There’s always been this problem in stock photography that the best images remain with people who care very little about licensing them to you. Often if I wanted to get some great stock pictures I would call photographers directly and ask them to go into their files and pull the contact sheets and send them over. The problem with doing this is that it’s an enormous pain in the ass for them and if there’s a chance the pictures wouldn’t be used or someone might try to use them very small or the story would be killed then I’ve suddenly ruined my chances of pulling stock with that photographer the next time around.
When I heard about Trunk Archive (website here) last February and saw the list of photographers who’s work they represented I thought how great this will be for photo editors and art buyers to source and use high end imagery. I had the opportunity to talk with Matt Moneypenny the President and CEO of Trunk last week and here’s what we talked about.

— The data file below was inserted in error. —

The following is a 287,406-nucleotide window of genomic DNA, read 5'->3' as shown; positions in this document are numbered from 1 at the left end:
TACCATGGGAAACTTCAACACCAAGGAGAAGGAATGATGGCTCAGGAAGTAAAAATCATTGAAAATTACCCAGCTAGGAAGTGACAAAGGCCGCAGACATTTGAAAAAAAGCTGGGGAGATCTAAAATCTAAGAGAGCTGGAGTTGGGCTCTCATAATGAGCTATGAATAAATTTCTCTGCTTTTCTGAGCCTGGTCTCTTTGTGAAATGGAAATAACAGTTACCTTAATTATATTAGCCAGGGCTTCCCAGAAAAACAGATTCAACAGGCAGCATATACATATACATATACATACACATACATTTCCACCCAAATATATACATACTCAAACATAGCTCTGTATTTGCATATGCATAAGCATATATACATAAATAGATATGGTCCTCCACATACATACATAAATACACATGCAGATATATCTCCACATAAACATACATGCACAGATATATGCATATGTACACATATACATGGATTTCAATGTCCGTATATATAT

Matt, tell me about the beginnings of Trunk Archive?
Trunk Archive was started in a kitchen in Copenhagen 3 years ago by 5 high end Danish art collectors. They were saying to each other “wouldn’t it be great if we found a way for fine artists to manage their licensing themselves?” Their idea was to build an archive and website that would allow fine art photographers the ability to post, manage and administer their own archive. It was a passion project for them and of course 3 years ago the economy was in a very different place. They ended up spending about a year and a half building their idea and it cost around 1.7 million to develop it, but they came to realize that the original business model was unsustainable. A friend introduced me to the Danes and they offered to turn the software and the business over to me to run as I saw fit, from NYC. It was too exciting an opportunity to pass up. I had been at the archive at Art + Commerce for several years, and before that I was an agent at ICM in Los Angeles and London.